by Matthew Algeo
When he leaves office kicking and screaming at noon on January 20, President Trump will join one of the most exclusive clubs in the world: the ex-presidents of the United States of America. Membership has fluctuated over the past fifty years, from zero (1973–1974) to five (most recently 2017–2018 with Carter, Bush I, Clinton, Bush II, and Obama). But one thing has remained constant: the perks are good.
Exes are entitled to a generous government pension package: about $210,000 a year plus allowances for staff, travel, expenses, and office space — for life. It can easily add up to more than a million dollars a year. And that’s not even counting the free lifetime Secret Service protection.
But that’s peanuts compared to where the real money is: book deals and speaking fees. When Barack and Michelle Obama left the White House in 2017, they signed a joint book deal said to be worth some $65 million. Bill Clinton can command $250,000 for a single speech.
Nowadays, ex-presidents (and their spouses) are essentially small corporations unto themselves. Even Jimmy and Rosalynn Carter, the least-lucre-loving former first couple, are estimated by the business news portal 24/7 Wall Street to be worth $8 million. The Clintons, our richest formers (for now), are said to be worth $76 million and have essentially transformed themselves into a global brand.
It wasn’t always this way. When Harry Truman left the White House and returned to his home in Independence, Missouri, in January 1953, his only income was a military pension from his service as an officer in the First World War: $111.96 a month. (He did not receive credit for his nearly eight years as commander in chief.) Truman turned down business opportunities that would’ve made him rich — like becoming the spokesman for a brand of soap — because he said he didn’t want to “commercialize” the presidency. He likewise refused extravagant speaking fees.
Although he did eventually sign a book contract, Truman’s expenses were substantial. He had a policy of responding to every letter he received, a task that required him to rent an office and hire an assistant. The postage alone in his first year out of office cost him $10,000.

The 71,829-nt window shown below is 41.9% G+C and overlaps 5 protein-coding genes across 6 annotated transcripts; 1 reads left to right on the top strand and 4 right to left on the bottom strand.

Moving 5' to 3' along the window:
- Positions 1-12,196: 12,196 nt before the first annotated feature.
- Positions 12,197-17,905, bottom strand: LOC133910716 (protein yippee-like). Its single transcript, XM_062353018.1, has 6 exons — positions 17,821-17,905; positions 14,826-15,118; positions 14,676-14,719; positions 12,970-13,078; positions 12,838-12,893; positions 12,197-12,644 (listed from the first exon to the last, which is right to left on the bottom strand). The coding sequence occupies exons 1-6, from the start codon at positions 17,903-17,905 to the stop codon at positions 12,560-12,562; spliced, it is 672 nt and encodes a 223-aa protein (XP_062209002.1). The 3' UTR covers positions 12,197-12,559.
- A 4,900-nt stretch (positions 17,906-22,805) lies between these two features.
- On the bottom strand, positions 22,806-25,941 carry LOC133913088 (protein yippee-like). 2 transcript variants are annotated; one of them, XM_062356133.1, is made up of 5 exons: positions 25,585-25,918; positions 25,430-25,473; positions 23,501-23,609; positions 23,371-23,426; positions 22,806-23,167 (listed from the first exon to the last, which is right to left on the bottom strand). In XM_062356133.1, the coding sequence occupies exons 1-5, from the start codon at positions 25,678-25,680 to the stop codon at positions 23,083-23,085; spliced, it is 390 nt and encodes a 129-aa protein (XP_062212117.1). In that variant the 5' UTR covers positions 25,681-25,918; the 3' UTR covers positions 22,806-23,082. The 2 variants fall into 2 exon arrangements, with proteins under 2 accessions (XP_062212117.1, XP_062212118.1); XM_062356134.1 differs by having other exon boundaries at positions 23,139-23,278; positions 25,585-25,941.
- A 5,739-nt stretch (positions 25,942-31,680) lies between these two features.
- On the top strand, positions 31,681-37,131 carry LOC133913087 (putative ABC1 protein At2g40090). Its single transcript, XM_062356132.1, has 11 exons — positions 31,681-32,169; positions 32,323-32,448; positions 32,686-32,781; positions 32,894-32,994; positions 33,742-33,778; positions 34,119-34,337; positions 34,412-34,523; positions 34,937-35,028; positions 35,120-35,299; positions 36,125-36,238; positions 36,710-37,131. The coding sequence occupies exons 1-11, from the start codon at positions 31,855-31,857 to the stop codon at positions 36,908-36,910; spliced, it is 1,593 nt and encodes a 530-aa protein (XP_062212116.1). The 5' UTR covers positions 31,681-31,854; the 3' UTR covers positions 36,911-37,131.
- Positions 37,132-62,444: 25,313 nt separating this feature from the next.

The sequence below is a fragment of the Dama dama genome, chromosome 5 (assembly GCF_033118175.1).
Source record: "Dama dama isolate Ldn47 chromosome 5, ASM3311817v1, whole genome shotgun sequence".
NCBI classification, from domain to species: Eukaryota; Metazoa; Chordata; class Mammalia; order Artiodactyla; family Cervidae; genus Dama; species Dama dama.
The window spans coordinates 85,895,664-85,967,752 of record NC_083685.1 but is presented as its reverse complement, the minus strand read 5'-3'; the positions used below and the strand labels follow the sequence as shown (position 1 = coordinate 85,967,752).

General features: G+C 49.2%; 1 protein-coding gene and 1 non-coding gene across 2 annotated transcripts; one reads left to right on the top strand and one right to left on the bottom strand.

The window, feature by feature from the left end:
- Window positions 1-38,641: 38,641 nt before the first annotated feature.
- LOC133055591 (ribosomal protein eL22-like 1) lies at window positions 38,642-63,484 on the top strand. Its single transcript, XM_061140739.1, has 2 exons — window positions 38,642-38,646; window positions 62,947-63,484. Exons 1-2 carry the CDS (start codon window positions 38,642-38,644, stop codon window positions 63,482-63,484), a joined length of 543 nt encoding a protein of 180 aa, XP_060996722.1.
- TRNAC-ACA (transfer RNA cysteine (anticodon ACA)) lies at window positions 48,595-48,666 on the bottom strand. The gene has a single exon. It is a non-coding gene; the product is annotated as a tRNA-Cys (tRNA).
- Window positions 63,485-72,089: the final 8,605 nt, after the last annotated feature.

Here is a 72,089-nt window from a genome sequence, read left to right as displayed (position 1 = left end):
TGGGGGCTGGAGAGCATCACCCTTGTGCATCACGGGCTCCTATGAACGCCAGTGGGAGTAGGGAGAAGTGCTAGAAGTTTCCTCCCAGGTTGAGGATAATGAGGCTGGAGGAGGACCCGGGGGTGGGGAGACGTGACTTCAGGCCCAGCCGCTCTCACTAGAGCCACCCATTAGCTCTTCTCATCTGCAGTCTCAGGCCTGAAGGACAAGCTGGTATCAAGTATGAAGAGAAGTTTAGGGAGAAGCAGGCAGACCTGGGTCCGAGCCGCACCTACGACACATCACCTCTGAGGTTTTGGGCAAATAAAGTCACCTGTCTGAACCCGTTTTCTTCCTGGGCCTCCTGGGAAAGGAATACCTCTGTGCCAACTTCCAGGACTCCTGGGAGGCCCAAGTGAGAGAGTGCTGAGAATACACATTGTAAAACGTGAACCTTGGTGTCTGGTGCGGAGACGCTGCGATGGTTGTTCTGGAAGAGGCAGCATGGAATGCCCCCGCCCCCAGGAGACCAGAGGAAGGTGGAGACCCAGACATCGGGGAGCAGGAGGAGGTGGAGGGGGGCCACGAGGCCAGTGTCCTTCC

By January 1958 Truman was so strapped for cash that he was forced to sell off his family’s farm in Grandview, Missouri, to make ends meet. (The site is now a shopping center: Truman Corners.) Later that year, Congress established a presidential pension of $25,000 annually, in part to spare Truman and the nation the indignity of a former president living in the shadow of the poor house. (The only other living ex at the time, Herbert Hoover, was a millionaire who lived at the Waldorf-Astoria. He didn’t need the money, but, to avoid embarrassing his friend Truman, he accepted the pension and quietly donated it to charity.)
Over the years the presidential pension has grown — it is now pegged to the salary of Cabinet members — and so have the extras.
Ironically, the last president to follow Truman’s example of refusing to commercialize the presidency was his bitter political enemy Richard Nixon. (As a congressman, Nixon relentlessly pursued charges that communists had “infiltrated” Truman’s administration.) As an ex-president, Nixon refused to sit on corporate boards or accept exorbitant speaking fees. His income came primarily from publishing (he wrote nine books after leaving the White House). In 1985, he even gave up his Secret Service detail and hired his own bodyguards.